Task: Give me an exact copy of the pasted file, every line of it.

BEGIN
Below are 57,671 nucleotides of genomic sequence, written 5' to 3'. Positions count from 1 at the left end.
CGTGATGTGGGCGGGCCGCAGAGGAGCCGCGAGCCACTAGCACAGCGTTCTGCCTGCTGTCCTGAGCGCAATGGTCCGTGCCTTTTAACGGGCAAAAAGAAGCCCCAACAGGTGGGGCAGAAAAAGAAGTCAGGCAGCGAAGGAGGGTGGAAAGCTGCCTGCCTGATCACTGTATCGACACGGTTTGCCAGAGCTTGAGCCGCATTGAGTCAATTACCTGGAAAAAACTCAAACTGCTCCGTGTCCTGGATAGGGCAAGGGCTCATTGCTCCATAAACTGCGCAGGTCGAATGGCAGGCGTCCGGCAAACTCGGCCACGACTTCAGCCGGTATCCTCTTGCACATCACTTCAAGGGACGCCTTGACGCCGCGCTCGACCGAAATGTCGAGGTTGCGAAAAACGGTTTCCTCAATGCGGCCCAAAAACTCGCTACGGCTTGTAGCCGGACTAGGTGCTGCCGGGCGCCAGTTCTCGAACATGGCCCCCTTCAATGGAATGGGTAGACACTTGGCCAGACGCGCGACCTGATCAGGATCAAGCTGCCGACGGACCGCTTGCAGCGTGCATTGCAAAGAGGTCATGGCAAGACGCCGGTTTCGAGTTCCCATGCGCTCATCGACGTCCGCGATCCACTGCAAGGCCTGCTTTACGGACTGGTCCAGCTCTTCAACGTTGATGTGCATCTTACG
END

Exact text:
Below are 57,671 nucleotides of genomic sequence, written 5' to 3'. Positions count from 1 at the left end.
CGTGATGTGGGCGGGCCGCAGAGGAGCCGCGAGCCACTAGCACAGCGTTCTGCCTGCTGTCCTGAGCGCAATGGTCCGTGCCTTTTAACGGGCAAAAAGAAGCCCCAACAGGTGGGGCAGAAAAAGAAGTCAGGCAGCGAAGGAGGGTGGAAAGCTGCCTGCCTGATCACTGTATCGACACGGTTTGCCAGAGCTTGAGCCGCATTGAGTCAATTACCTGGAAAAAACTCAAACTGCTCCGTGTCCTGGATAGGGCAAGGGCTCATTGCTCCATAAACTGCGCAGGTCGAATGGCAGGCGTCCGGCAAACTCGGCCACGACTTCAGCCGGTATCCTCTTGCACATCACTTCAAGGGACGCCTTGACGCCGCGCTCGACCGAAATGTCGAGGTTGCGAAAAACGGTTTCCTCAATGCGGCCCAAAAACTCGCTACGGCTTGTAGCCGGACTAGGTGCTGCCGGGCGCCAGTTCTCGAACATGGCCCCCTTCAATGGAATGGGTAGACACTTGGCCAGACGCGCGACCTGATCAGGATCAAGCTGCCGACGGACCGCTTGCAGCGTGCATTGCAAAGAGGTCATGGCAAGACGCCGGTTTCGAGTTCCCATGCGCTCATCGACGTCCGCGATCCACTGCAAGGCCTGCTTTACGGACTGGTCCAGCTCTTCAACGTTGATGTGCATCTTACG